Quickly creating a certification system could speed economic recovery while slowing the virus. And perhaps the certified recovered, after working all day for the rest of us, could safely enjoy dancing the night away.

Aaron Edlin is a visiting scholar at the USC Schaeffer Center for Health Policy and Economics and professor of economics and law at UC Berkeley. Bryce Nesbitt is a co-founder of NextBus, a public transit information company.

  • Legal immigrants are included.
    Undocumented workers/ illegal immigrants should impose more weight on us, tax payers?
    It’s a great time for our “Opens Boarder Socialist Democrat Politicians” to apologize and send those who are here “illegally” home. Please include a FREE coronavirus test kit. (Another freebie from us😷 tax payers).
    UC Berkeley should apology to you. 🥳🤯

  • A certificate of immunity would present such tremendous advantages economically to an individual that the non-immune would be lining up to get infected. Seems rather pathological.

  • Aren’t people, whether immune or not, like walking door knobs and they are therefore infectious?

    • You’re not understanding the point, they’re not talking about those who have just recovered, although even those could participate if they pass the testing protocol, but it’s for those who are already out of the infectious stage. You know that’s usually no more than 5-10 days on average, right?

  • Roughly 1 in 3500 people will be infected. Of those, not all recovered and not all are working age. How does that small number of people restart the economy?

    I know. Throw in a plug for illegal aliens not getting stimulus checks. Congratulations. Your target audience has to be so stupid, they would not be able to functionally read your article.

    Hopefully whoever pays you, did the same math I did. You should be fired for negligent use of common sense and wasting people’s time.
    Roy

  • Haven’t thought about Aaron Edlin in years. I think I was in his Econ 121 class at the exact time OJ was acquitted, so that would be 25 year ago.

    The problem for the intellectual class is that they never get how the real world works. All the globalist intellectuals who talk about comparative advantage and gains from trade have ZERO appreciated for the soul-destroying aspects of this. Nobody likes Andrew Yang’s dystopia or the one we are currently living through. Alan Krueger killed himself after attending a conference that touched on UBI. Being a shut-in relying on checks from the government is AWFUL and those of us who work from a laptop shouldn’t lose sight of that.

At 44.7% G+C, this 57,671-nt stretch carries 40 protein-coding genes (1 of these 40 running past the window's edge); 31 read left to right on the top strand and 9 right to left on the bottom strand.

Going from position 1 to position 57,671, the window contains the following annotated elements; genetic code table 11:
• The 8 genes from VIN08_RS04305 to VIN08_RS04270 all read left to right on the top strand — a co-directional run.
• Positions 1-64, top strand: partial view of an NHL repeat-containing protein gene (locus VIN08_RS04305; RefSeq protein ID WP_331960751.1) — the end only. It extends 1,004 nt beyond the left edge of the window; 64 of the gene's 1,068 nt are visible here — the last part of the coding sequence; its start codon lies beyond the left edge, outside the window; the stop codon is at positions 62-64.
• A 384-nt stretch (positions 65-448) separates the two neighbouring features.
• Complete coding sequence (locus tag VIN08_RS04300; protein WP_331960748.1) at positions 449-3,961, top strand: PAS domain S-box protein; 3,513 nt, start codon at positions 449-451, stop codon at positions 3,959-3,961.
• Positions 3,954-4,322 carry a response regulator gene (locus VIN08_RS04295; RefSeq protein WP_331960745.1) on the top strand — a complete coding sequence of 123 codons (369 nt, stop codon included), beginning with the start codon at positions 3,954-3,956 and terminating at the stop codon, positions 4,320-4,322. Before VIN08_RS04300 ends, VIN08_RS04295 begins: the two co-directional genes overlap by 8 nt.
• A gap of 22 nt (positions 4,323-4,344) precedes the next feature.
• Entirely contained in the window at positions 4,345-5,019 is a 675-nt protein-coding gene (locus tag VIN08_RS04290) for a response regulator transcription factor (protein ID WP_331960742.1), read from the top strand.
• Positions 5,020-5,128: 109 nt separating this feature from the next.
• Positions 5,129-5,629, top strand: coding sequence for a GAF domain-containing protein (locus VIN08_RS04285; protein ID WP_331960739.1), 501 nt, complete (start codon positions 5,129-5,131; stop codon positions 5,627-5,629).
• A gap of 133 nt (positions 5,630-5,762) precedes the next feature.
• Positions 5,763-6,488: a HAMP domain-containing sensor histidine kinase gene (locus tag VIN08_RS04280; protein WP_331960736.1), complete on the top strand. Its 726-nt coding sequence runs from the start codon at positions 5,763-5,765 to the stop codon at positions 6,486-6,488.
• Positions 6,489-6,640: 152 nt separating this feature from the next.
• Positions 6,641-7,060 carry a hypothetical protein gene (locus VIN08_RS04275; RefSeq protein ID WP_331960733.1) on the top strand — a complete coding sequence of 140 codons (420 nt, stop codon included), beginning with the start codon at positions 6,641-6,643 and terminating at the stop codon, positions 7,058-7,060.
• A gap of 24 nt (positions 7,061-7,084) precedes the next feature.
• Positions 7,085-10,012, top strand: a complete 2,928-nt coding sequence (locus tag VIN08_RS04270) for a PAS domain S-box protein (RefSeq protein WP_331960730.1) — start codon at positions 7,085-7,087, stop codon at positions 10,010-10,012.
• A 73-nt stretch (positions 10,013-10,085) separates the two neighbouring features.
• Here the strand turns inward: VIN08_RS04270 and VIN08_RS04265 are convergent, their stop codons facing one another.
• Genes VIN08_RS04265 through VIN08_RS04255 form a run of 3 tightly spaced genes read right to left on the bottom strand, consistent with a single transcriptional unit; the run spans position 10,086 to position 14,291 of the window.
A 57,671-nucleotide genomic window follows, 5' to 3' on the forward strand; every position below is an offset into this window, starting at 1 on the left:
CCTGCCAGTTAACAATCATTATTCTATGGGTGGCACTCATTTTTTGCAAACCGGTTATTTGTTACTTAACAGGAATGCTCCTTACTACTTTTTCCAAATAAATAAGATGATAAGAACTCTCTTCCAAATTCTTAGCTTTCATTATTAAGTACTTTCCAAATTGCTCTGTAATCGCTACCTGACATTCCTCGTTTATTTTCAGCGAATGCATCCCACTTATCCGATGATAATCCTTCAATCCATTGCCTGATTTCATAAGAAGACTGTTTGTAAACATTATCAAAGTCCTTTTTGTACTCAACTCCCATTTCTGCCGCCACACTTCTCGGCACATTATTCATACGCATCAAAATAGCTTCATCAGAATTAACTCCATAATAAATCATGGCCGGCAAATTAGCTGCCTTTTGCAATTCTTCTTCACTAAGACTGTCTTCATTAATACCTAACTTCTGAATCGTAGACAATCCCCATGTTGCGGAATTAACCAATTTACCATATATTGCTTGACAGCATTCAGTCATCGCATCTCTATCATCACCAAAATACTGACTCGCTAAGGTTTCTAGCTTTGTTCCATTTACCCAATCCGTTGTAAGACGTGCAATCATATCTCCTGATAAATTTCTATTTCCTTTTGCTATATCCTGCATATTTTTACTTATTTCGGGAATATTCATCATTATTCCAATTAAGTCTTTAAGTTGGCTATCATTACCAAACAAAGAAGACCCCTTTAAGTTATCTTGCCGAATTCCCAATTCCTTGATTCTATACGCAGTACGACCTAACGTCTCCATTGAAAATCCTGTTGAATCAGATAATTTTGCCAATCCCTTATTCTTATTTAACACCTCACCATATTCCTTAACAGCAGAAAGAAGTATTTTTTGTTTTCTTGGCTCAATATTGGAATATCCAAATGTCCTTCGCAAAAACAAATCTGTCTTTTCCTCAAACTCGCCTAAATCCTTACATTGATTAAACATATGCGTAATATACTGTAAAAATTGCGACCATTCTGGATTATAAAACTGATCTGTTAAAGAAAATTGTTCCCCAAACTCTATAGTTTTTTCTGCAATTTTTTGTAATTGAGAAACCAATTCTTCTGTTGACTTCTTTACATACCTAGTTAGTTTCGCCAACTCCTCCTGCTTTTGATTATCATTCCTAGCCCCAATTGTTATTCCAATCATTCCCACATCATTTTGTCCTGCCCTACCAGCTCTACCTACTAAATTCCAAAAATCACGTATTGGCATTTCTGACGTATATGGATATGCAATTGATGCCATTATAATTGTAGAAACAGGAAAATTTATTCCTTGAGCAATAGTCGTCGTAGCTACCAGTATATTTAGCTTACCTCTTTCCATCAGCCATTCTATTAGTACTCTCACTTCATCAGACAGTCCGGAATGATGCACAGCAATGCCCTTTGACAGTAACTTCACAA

So this parlor game of “certified immunity” is just a game for the intellectual class, who will continue to live in their nice house, drive their nice cars, and have their status as Rome burns.

    We need to throw caution to the wind a bit on the trials of potential treatments. The vaccine timetable is also total BS as I believe the 12-18 months about as much as I believe the Imperial College estimates. Starting at some point in May we need sensible approaches to risk mitigation (mandatory mask and limited contact workspaces for a couple months). People that can work from home can continue to do that for awhile, but the country has to get back to work if we don’t wish to destroy our sense of humanity…with all of its vulnerabilities.

    I have a 17 year old kid. He just missed his high school soccer season, he missed prom, he’s having his childhood stolen from him, and his education and future are an after-thought to the grown-ups for whom these months are nothing more than dancing in a NY nightclub.

    Have you ever been 17? I have and I remember vividly having a conversation on that last day of HS about what the “end” means. Everything me and my best friends (still) on the planet thought on that last day of high school is true. All of it.

    I’m not going to stand silent and let that be taken from him because we can’t figure out a “science problem”. People that are vulnerable need to take steps to protect themselves, and those of us who are really to live should be able to do so.

    I saw another article on here about “near zero” deaths and I knew that is exactly where this conversation would devolve. Is it a peak or a gradually declining plateau….yada yada…